But the builders and the realtors are fighting sprinkler laws across the country.
Years ago we did a series, Big Steps in Building, and called for fire sprinklers in every housing unit. At the time, it looked like it might actually happen. The International Residential Code included them, and it is the model for building codes across the country, and the National Fire Protection Association all called for them.
Fires in single- and two-family homes caused $6.1 billion in property loss, according to data compiled by the National Fire Protection Association (NFPA), based in Quincy, Mass. But more sobering is the loss of life that often results from house fires. Every year, more than 2,300 people perish due to fires in their homes. If residential fire sprinkler systems had been installed in those houses, property damage could have been greatly reduced, and lives could have been saved.
Some people worry that water damage from sprinklers could be worse than fire damage and that, like smoke detectors, sprinklers might go off when there is no fire. But sprinklers are mechanical, not electrical, and are set off by heat. They rarely go off on their own, and they only go off where there is a fire. Sheri Koones describes research in Scottsdale, Arizona, that found that a sprinkler system delivers 8 times less water than fire hoses, and gets the fire out much sooner and in a more targeted manner.
In Scottsdale, according to the study, the average cost of fire damage in homes without sprinklers was $45,000, compared to just $2,166 for homes with a sprinkler system. Damage from smoke also was reduced in homes with sprinklers, because house fires were extinguished much more quickly. Most importantly, in Scottsdale, where sprinklers have been required in all new homes built since 1986, there have been no deaths due to fire in homes with sprinklers. However, there have been 13 deaths in homes without sprinklers.
What's also interesting is that Scottsdale is the only city in Arizona with a sprinkler bylaw, because it is actually illegal in Arizona for municipalities to pass sprinkler bylaws. There are 29 states the the USA, mostly Republican, where there are bans. ProPublica did an investigation and found:
U.S. homebuilders and realtors unleashed an unprecedented campaign to fend off the change, which they argued would not improve safety enough to justify the added cost. Housing industry trade groups poured money into lobbying and political contributions...To date, industry groups have helped block efforts to make sprinkler systems mandatory in new homes in at least 25 states. Only California and Maryland, along with dozens of cities, have adopted the International Code Council’s recommendation and required the devices.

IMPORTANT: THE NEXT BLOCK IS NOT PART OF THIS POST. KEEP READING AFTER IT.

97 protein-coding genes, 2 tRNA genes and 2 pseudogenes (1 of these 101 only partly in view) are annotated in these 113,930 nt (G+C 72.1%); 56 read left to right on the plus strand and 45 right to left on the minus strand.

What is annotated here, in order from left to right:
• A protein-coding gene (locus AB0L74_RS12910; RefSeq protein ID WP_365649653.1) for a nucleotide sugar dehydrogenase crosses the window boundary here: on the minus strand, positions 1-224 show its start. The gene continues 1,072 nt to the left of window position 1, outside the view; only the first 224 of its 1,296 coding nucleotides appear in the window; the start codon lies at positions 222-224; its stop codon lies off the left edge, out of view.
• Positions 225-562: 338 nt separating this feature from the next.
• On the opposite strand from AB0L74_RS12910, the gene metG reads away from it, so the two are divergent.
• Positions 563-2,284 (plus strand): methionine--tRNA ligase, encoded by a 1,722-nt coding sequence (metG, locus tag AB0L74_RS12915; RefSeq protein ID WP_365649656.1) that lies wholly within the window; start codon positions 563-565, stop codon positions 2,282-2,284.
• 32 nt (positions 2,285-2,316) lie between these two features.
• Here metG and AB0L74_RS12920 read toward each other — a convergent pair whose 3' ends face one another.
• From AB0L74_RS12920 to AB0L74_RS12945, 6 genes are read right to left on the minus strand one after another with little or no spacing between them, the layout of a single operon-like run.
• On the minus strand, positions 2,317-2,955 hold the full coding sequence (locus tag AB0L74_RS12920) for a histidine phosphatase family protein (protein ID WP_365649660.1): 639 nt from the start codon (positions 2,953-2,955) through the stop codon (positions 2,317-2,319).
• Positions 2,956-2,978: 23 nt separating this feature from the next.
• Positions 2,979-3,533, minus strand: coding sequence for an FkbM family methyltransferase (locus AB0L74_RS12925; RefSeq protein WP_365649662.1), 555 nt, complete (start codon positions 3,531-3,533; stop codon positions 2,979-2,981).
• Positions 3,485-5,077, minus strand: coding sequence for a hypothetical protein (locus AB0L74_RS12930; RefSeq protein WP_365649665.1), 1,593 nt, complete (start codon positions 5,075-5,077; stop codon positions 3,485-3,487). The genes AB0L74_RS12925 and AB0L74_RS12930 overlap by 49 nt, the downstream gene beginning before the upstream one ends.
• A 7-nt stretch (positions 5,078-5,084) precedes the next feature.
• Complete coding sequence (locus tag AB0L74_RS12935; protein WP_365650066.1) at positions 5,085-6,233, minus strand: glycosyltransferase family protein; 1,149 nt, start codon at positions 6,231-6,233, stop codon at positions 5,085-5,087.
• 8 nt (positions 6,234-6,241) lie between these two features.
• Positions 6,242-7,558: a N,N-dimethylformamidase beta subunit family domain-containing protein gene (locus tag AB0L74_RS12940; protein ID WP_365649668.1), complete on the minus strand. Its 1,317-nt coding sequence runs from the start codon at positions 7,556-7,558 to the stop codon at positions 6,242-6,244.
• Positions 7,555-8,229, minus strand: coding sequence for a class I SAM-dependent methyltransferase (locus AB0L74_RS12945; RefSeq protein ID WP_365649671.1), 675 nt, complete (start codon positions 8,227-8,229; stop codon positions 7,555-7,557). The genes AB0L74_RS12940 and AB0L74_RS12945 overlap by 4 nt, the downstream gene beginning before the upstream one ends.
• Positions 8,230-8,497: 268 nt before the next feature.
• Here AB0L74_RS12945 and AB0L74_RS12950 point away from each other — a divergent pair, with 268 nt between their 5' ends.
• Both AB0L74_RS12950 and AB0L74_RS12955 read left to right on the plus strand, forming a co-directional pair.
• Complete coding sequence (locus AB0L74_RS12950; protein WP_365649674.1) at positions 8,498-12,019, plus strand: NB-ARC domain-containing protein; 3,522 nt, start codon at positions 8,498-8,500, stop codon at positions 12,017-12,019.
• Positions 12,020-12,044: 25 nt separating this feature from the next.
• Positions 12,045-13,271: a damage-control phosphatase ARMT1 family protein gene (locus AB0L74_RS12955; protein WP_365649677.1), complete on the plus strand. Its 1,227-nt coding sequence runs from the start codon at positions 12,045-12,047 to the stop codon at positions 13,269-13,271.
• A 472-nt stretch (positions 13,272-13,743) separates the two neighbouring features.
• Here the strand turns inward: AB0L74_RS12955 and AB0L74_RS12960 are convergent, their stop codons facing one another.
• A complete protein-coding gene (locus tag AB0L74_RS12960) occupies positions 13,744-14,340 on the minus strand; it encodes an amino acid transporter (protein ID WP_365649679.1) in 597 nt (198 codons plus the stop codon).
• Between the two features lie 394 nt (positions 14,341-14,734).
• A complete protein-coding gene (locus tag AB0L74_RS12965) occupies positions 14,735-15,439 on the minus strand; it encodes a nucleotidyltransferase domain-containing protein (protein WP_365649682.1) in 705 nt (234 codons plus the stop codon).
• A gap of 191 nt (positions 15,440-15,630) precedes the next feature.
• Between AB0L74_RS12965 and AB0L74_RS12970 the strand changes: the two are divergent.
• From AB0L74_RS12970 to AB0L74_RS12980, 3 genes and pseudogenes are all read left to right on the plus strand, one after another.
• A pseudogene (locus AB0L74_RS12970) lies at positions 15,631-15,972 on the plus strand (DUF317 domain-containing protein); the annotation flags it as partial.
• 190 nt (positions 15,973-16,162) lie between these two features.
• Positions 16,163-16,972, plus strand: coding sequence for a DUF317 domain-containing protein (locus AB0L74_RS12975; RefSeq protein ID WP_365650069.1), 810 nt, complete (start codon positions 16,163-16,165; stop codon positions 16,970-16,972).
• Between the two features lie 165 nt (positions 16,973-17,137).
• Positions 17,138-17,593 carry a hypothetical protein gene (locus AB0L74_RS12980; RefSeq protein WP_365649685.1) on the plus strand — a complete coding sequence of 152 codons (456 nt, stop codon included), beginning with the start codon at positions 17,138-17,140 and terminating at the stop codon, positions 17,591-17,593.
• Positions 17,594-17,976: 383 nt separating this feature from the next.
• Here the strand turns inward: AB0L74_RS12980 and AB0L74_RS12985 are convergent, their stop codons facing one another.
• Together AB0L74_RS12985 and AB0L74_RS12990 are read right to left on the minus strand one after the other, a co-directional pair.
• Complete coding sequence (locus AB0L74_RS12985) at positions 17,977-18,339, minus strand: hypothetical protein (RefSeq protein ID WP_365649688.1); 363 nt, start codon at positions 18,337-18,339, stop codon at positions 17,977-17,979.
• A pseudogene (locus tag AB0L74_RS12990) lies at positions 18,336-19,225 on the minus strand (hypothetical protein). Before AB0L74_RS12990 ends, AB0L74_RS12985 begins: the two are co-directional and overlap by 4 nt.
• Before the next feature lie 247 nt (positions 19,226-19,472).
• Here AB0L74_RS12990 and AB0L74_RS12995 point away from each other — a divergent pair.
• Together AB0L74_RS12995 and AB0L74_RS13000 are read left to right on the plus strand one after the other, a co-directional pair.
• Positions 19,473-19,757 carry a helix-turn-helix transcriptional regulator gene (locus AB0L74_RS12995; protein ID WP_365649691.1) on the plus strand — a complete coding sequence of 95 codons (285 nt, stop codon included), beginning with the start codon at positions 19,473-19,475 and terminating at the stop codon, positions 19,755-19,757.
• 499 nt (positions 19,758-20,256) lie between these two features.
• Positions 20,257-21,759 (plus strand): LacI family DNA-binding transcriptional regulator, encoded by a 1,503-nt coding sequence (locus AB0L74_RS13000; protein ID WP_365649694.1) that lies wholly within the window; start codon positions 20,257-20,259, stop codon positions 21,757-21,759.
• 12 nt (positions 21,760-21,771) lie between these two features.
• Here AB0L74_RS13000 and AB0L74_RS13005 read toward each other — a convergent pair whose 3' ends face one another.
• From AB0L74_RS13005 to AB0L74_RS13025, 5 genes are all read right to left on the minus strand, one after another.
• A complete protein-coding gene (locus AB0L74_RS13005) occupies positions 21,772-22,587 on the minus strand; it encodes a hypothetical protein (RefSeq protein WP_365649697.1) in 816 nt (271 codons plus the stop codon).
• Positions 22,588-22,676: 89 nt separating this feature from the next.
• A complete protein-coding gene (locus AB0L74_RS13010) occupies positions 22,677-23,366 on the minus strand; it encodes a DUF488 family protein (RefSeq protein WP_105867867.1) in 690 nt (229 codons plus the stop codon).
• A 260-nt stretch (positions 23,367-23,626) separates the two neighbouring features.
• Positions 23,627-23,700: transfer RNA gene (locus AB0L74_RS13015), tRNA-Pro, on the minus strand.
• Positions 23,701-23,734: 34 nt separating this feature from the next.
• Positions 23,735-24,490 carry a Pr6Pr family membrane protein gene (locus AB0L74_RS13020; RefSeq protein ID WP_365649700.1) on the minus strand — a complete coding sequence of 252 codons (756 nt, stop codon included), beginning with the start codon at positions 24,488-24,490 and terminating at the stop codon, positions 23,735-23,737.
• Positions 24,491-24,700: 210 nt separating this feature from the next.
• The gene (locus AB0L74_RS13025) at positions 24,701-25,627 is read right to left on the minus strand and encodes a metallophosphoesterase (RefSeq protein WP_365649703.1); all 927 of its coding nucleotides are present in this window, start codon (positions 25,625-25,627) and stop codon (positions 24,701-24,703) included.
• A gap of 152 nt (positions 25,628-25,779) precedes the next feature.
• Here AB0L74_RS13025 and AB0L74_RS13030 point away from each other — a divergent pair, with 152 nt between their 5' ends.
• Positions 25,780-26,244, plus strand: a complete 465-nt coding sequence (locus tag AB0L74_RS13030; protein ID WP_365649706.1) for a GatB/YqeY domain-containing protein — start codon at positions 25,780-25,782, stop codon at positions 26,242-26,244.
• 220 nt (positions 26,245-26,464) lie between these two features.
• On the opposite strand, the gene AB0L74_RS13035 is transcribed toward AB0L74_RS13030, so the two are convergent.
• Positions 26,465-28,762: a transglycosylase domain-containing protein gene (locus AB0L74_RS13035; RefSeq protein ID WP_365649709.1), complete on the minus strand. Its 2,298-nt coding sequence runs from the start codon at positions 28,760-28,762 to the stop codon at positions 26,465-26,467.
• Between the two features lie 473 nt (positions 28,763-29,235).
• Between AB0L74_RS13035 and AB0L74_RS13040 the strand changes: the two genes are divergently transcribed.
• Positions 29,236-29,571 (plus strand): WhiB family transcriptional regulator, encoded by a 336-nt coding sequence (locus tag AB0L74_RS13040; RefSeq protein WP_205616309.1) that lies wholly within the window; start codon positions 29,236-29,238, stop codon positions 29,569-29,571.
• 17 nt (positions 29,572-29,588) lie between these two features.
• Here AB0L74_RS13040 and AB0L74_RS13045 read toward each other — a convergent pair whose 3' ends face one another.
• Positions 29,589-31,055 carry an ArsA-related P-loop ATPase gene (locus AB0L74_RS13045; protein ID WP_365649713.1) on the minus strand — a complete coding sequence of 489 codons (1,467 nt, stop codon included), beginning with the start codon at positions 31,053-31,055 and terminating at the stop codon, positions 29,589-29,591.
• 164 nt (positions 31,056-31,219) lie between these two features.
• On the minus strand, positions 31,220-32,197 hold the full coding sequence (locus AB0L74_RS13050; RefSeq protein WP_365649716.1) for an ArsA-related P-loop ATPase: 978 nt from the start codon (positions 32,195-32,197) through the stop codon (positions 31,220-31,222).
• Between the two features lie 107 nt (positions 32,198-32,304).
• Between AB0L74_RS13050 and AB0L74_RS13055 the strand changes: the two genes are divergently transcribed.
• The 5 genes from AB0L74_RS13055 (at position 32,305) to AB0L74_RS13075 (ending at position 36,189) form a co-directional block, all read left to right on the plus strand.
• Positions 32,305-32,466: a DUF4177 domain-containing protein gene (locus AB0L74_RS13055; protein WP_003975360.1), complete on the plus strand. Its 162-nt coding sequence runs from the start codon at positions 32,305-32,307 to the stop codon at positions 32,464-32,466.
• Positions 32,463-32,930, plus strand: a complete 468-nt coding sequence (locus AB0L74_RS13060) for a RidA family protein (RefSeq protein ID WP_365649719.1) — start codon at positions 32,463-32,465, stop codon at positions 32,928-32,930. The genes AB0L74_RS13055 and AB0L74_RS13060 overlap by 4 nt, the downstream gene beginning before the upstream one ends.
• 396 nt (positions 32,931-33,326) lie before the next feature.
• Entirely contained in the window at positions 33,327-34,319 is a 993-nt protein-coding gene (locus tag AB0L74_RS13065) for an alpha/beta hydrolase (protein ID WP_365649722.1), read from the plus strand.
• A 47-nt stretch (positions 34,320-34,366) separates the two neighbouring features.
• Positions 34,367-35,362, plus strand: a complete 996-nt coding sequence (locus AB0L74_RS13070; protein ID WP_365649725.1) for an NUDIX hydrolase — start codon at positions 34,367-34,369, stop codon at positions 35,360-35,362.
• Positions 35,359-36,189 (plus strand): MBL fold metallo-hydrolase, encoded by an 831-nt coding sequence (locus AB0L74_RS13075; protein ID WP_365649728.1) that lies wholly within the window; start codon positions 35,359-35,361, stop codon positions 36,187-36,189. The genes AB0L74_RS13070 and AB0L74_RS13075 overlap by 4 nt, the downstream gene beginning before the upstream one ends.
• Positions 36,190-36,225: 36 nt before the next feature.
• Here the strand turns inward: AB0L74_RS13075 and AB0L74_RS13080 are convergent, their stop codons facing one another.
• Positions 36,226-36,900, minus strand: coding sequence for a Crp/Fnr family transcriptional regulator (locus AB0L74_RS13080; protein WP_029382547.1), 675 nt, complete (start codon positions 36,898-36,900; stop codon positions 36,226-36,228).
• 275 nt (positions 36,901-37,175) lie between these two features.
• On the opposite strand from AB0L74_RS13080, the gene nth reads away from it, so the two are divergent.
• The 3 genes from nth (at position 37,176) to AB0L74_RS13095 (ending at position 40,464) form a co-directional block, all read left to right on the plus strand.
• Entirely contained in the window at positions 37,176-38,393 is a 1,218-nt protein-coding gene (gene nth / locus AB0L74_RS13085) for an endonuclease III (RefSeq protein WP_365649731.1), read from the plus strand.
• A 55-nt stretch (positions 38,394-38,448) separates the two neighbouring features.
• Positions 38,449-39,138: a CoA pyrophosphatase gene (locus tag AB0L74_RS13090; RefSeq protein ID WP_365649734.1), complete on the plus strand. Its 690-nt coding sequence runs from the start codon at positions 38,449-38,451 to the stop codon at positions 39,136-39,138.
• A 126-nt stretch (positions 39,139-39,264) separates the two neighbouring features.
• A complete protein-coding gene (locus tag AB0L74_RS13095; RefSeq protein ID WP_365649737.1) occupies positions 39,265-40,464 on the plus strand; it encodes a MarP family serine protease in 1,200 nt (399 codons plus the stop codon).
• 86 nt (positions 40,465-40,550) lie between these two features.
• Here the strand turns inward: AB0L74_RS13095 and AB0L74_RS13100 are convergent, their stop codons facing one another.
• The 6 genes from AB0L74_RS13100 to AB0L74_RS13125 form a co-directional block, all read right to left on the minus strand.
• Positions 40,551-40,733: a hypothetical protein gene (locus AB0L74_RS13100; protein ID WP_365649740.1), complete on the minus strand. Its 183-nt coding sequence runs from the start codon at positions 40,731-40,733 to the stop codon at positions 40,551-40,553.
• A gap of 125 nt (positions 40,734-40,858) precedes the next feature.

The ProPublica investigation is shocking. In Texas, which prides itself on its freedom, one councillor from a small town trying to pass a sprinkler bill said, “They came and took control away from the government that was closest to the people.” In New Jersey, Chris Christie vetoed the bill, which was called “a slap in the face to a community of public safety officials who have endorsed, supported and fought for this legislation.”
This is over a life-saving system that maybe adds 1.5 percent to the price of a house, which the homeowner will probably recoup in insurance savings. And it doesn't just put out fires:
I agree! We've argued this position in Minnesota. Builders use the cost and faulty sprinkler head argument. Also... I'd heard that the sprinkler primary function is smoke suppression to allow occupants to escape. #bscamp— Michael Anschel (@michaelanschel) August 5, 2019
Green Builder Michael Anschel reminds us also that smoke is what often gets people in fires, and that sprinklers put out the fires much faster, and give occupants time to get out.
Houses also aren't built the way they used to be; solid wood joists have been replaced by composite T-joists, framing is engineered to use less wood that collapse much faster, and many homes are full of combustible insulation and furnishings that are full of toxic flame retardants. I wrote earlier:
When retardant-laden materials do catch fire (retardants, by definition, only slow it down), the chemicals are dangerous to breathe. One report says, "The International Association of Firefighters supports bans on these chemicals because firefighters have been shown to be at much higher risk of cancer, heart, lung and other debilitating diseases caused by the dangerous gases created when fire retardants burn. If you are in your home when a fire starts, you are exposed to them too."
This is also why I think sprinklers should be on the menu for anyone building a healthy home; if every residential unit was sprinklered then we wouldn't need flame retardants in anything. We wouldn't need to treat wood or anything else with chemicals to keep them from burning. And when there was a fire, there would be less chance of exposure.
Just because many states banned making sprinkler systems mandatory, that doesn't mean people can't demand them and get them installed. As Sheri Koones concludes:
According to sprinkler industry humor, homeowners have a choice: “A puddle of water or a pile of ashes.” It is clear that sprinkler systems can save lives and reduce property loss, and should be considered an important option when building or remodeling a home.
And Americans should vote out the jerks who passed these anti-sprinkler laws; they take money from real estate and building industry lobbyists while their voters die in fires that could have been prevented. Sprinklers should be in every residential unit connected to a water supply.